Tuesday, July 19, 2011

His lovingkindness and light...

It's...interesting...how many times lately I've started to write a post, only to end up tongue-tied (or maybe finger-tied) part way through. I've been reading a lot of Psalms, though...and I keep finding such precious little nuggets of wisdom and blessing and soul-food in them. I think I'm going to just share some of them.


Psalm 147

7 Sing to the LORD with thanksgiving;
Sing praises to our God on the lyre,
8 Who covers the heavens with clouds,
Who provides rain for the earth,
Who makes grass to grow on the mountains.
9 He gives to the beast its food,
And to the young ravens which cry.
10 He does not delight in the strength of the horse;
He does not take pleasure in the legs of a man.
11 The LORD favors those who fear Him,
Those who wait for His lovingkindness.
Verse 7 is the start of this stanza or paragraph, and it's basically saying, "Let's praise Him and thank Him and sing to Him with music, because..."

Verses 8 and 9 sum up how the entire length of the food chain--from grass, to herbivorous, to scavengers--get what they need for life from Him. According to these verses, even the water cycle--one of the most basic and necessary things upon with all life relies--doesn't function without Him.

Furthermore, it doesn't say, "He set all these things in motion and then stepped back to let the universe exist without His interference." No, it's all in present tense, because this is something He is doing and will always be doing until writes "The End." Colossians 1 confirms this, when it not only says that all things were created by Him and for Him, but then it goes on to make sure we know that "in Him all things hold together."

So without God being who He is and doing what He does, life would completely fall apart.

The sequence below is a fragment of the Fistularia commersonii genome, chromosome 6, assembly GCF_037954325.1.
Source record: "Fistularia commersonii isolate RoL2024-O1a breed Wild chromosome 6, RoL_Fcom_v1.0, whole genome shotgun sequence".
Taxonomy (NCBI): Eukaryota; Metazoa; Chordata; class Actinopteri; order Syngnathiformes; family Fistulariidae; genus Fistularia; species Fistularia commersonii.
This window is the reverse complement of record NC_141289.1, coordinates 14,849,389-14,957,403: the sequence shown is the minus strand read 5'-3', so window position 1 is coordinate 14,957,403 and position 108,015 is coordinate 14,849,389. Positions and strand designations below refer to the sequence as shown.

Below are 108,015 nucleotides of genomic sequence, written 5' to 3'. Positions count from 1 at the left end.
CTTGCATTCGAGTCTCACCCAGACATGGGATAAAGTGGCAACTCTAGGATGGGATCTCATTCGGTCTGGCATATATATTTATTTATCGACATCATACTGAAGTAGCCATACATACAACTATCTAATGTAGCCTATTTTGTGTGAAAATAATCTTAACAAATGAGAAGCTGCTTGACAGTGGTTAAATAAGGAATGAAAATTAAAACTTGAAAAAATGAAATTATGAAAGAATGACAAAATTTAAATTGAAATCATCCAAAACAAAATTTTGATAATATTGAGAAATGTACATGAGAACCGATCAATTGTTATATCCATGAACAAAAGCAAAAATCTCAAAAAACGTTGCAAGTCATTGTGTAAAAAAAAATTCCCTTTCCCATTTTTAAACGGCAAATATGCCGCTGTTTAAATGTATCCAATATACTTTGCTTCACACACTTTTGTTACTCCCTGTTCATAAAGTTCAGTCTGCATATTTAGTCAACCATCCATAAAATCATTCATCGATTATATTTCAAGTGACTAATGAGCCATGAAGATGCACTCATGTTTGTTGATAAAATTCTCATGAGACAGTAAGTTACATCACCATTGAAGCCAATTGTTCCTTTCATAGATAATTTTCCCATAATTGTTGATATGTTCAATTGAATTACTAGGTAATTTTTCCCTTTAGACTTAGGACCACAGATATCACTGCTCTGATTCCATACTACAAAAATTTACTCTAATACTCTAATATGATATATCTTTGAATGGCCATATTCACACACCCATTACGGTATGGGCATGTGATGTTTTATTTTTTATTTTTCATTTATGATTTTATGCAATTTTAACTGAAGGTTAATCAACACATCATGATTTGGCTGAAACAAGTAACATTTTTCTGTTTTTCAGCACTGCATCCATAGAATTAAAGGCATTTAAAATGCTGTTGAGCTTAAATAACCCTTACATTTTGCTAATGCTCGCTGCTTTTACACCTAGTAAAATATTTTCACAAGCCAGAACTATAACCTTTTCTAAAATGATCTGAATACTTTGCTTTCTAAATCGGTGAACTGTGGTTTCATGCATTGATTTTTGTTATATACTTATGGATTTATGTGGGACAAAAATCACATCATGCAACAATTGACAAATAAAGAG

Then verses 10 and 11 move on to you and I. I think that both "the strength of the horse" and "the legs of man" refer to us working and doing things in our own power. And what does God say about it? He does not delight in it! Instead, "He favors those who fear Him and wait on His lovingkindness." This reminds me of all the lessons learned in that little book, Waiting on God, that I told you about. I am coming to see more and more how much God really does want to supply all our needs...how He wants us to spend our energy and time in seeking Him and in obeying what He's asking us to do, then He supplies perfect balance of supernatural provision and supernatural grace and strength to do the work that He lays in front of us. It's all Him! (At least, He wants it to be.)

Psalm 36
7 How precious is Your lovingkindness, O God!
And the children of men take refuge in the shadow of Your wings.
8 They drink their fill of the abundance of Your house;
And You give them to drink of the river of Your delights.
9 For with You is the fountain of life;
In Your light we see light.
This is this morning's find. It kind of talks about the same thing, doesn't it? We "drink our fill of abundance" and "of the river of His delights."

Lest we get an unbalanced idea of how God wants to bless us, though... This drinking of abundance and delights takes place when we take refuge in Him. All too often, our pride gets in the way, and for some strange reason, it is sometimes hard to take refuge in Him. We want to dwell in the misery and rage and re-hash over and over again what others have done to us. I don't think there's any way to drink of His abundance if our mouths are busy complaining about life's trials!